A recent case contains a number of messages for businesses entering into contracts with others to exploit intellectual property, perhaps the main one of which is to watch out who you go into business with.
The case involved a man who invented an improved latch for car doors. In 2001, his company entered into an agreement with Honeywell, a company which makes parts for cars.
He was unsatisfied with the progress Honeywell made with regard to producing a commercially viable model and in 2003 he ended the joint collaboration agreement between his company and Honeywell. His company then commenced proceedings against Honeywell for the profits that would have been earned from the successful commercial exploitation of the latch.
Many breaches of the contract by Honeywell were alleged, but mainly these related to design changes, which were alleged to be unauthorised, and failure to devote enough resources to the project. The court found as a matter of fact that whilst there had been breaches in the past, any problems had been resolved before the action was commenced and that there were no existing breaches of contract by Honeywell at the time proceedings began.
Although the claimant was extremely well prepared (a bundle of 360 pages of documents was presented in evidence), the judge found that the main cause of the action was the personal antipathy the inventor had for members of the Honeywell management team. Furthermore, the £600 million claim, which was based on the loss of the chance to profit from his invention, was described as ‘so speculative that no damages would be recoverable on the basis of the loss of a chance’. The judge summed up by saying that there was a strong element of the ‘Walter Mitty’ about the claimant. Additionally, a claim based on past breaches which had been rectified could not be justified.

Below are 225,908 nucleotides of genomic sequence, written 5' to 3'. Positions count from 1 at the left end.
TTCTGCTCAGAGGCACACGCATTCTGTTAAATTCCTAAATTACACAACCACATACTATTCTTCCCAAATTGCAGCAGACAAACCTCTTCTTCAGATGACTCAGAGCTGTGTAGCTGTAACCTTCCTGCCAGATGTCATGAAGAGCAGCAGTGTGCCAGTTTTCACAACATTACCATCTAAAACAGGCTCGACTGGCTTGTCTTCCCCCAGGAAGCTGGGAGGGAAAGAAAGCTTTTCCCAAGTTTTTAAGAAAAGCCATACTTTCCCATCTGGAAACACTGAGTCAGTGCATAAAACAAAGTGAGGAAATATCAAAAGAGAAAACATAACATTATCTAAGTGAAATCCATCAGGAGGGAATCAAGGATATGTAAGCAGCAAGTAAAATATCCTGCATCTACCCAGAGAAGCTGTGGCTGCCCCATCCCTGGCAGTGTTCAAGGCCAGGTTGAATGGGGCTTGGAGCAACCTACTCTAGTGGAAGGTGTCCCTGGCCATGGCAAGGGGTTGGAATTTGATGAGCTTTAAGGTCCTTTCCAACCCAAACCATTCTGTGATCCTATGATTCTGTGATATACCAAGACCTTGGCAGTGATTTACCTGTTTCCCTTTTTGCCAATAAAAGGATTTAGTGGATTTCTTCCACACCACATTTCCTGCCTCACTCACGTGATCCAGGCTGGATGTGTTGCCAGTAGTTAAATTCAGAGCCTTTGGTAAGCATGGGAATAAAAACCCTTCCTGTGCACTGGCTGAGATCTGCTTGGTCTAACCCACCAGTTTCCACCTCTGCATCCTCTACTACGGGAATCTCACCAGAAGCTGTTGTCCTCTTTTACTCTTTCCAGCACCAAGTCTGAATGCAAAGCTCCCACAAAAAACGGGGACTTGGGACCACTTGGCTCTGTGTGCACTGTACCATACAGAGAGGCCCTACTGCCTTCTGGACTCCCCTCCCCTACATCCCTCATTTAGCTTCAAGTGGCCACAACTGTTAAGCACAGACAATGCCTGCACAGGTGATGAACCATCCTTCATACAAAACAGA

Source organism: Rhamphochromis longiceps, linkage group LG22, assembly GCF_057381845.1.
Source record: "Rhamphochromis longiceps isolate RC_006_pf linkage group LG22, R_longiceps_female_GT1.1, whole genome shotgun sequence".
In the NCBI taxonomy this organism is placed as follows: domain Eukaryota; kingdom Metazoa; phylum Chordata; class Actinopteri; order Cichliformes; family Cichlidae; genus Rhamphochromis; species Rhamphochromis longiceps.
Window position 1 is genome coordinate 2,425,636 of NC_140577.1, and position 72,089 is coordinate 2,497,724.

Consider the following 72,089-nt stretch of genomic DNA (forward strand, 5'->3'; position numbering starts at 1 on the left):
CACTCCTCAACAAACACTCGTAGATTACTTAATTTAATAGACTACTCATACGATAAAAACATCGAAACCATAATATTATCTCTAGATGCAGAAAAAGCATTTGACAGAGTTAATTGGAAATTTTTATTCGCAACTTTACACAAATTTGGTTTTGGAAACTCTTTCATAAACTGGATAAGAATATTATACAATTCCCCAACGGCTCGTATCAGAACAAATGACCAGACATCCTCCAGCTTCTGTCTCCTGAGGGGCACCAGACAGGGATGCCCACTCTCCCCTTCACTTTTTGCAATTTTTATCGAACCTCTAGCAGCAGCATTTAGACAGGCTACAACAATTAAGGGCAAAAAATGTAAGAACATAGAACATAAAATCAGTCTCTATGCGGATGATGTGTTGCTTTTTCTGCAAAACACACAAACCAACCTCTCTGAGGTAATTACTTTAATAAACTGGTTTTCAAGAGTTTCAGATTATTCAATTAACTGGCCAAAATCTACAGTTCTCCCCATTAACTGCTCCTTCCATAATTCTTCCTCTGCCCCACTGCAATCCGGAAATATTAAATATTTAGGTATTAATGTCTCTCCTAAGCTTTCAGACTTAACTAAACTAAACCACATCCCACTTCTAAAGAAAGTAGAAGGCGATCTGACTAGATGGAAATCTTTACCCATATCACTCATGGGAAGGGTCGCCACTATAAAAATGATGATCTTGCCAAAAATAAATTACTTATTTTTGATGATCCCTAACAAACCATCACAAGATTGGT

Lastly, and most amazingly of all, the method by which any profits from the exploitation of the design would be split between Honeywell and the claimant had not in any event been agreed.
Says <<CONTACT DETAILS>>, “In this case, it is surprising that warning bells weren’t ringing earlier. Firstly, inventors have a reputation for being an idiosyncratic breed and for being problematic to deal with: it must have been evident that the relationship between the inventor and Honeywell was in difficulty. Having the skill to form an accurate judgment about the people you are dealing with is important – the relationship between the parties to a contract is often a crucial factor in determining whether disputes can be resolved amicably or not. It can be easy to let one’s enthusiasm for a product cause insufficient attention to be paid to the practicalities of working with the other party to the contract. It looks as though this case was a problem waiting to happen. Secondly, it is very important to get any contractual documentation in place early in the proceedings, in particular as regards the split of income arising from the exploitation of the invention.”